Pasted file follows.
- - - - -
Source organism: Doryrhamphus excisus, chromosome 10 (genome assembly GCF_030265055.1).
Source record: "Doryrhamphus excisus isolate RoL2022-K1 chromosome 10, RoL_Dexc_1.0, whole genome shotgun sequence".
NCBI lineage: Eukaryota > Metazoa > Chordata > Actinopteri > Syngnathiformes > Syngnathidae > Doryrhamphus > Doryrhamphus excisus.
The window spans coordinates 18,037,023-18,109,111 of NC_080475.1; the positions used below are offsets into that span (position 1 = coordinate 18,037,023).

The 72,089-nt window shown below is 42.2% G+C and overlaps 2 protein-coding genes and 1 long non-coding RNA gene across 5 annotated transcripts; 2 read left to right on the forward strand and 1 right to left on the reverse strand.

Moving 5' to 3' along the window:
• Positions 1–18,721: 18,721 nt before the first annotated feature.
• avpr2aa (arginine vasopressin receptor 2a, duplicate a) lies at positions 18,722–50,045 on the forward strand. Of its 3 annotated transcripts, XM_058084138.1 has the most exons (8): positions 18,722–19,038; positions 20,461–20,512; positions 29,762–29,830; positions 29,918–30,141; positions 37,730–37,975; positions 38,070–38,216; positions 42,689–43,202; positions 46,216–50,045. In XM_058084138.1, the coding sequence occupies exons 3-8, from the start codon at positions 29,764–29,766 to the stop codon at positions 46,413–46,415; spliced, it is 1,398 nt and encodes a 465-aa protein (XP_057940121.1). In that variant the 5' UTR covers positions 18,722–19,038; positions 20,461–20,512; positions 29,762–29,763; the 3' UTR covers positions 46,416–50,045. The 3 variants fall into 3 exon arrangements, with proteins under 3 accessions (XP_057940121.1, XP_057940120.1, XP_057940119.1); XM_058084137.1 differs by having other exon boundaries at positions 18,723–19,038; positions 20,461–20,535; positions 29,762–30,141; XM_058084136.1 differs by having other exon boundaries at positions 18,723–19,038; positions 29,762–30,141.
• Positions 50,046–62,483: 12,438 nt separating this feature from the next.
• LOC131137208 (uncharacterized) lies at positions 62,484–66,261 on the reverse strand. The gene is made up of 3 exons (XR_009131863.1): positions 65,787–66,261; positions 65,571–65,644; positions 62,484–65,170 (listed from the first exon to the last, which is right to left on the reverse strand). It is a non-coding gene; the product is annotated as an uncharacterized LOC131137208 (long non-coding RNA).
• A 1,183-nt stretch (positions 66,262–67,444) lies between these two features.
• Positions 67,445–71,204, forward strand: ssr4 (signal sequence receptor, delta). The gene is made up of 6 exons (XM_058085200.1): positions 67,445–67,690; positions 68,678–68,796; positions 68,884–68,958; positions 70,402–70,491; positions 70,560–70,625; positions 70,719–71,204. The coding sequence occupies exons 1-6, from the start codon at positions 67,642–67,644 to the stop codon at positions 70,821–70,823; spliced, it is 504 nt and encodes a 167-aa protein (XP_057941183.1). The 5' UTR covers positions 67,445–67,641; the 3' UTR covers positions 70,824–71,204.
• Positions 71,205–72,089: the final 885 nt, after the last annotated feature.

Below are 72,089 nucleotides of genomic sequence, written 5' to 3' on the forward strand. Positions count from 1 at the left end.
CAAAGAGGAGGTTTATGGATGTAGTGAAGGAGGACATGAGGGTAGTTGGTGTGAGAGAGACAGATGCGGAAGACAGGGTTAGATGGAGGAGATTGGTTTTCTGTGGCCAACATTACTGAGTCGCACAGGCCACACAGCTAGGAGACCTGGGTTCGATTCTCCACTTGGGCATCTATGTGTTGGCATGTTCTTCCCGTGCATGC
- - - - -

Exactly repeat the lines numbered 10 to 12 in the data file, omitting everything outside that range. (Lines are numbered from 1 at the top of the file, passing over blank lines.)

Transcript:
• LOC131137208 (uncharacterized) lies at positions 62,484–66,261 on the reverse strand. The gene is made up of 3 exons (XR_009131863.1): positions 65,787–66,261; positions 65,571–65,644; positions 62,484–65,170 (listed from the first exon to the last, which is right to left on the reverse strand). It is a non-coding gene; the product is annotated as an uncharacterized LOC131137208 (long non-coding RNA).
• A 1,183-nt stretch (positions 66,262–67,444) lies between these two features.
• Positions 67,445–71,204, forward strand: ssr4 (signal sequence receptor, delta). The gene is made up of 6 exons (XM_058085200.1): positions 67,445–67,690; positions 68,678–68,796; positions 68,884–68,958; positions 70,402–70,491; positions 70,560–70,625; positions 70,719–71,204. The coding sequence occupies exons 1-6, from the start codon at positions 67,642–67,644 to the stop codon at positions 70,821–70,823; spliced, it is 504 nt and encodes a 167-aa protein (XP_057941183.1). The 5' UTR covers positions 67,445–67,641; the 3' UTR covers positions 70,824–71,204.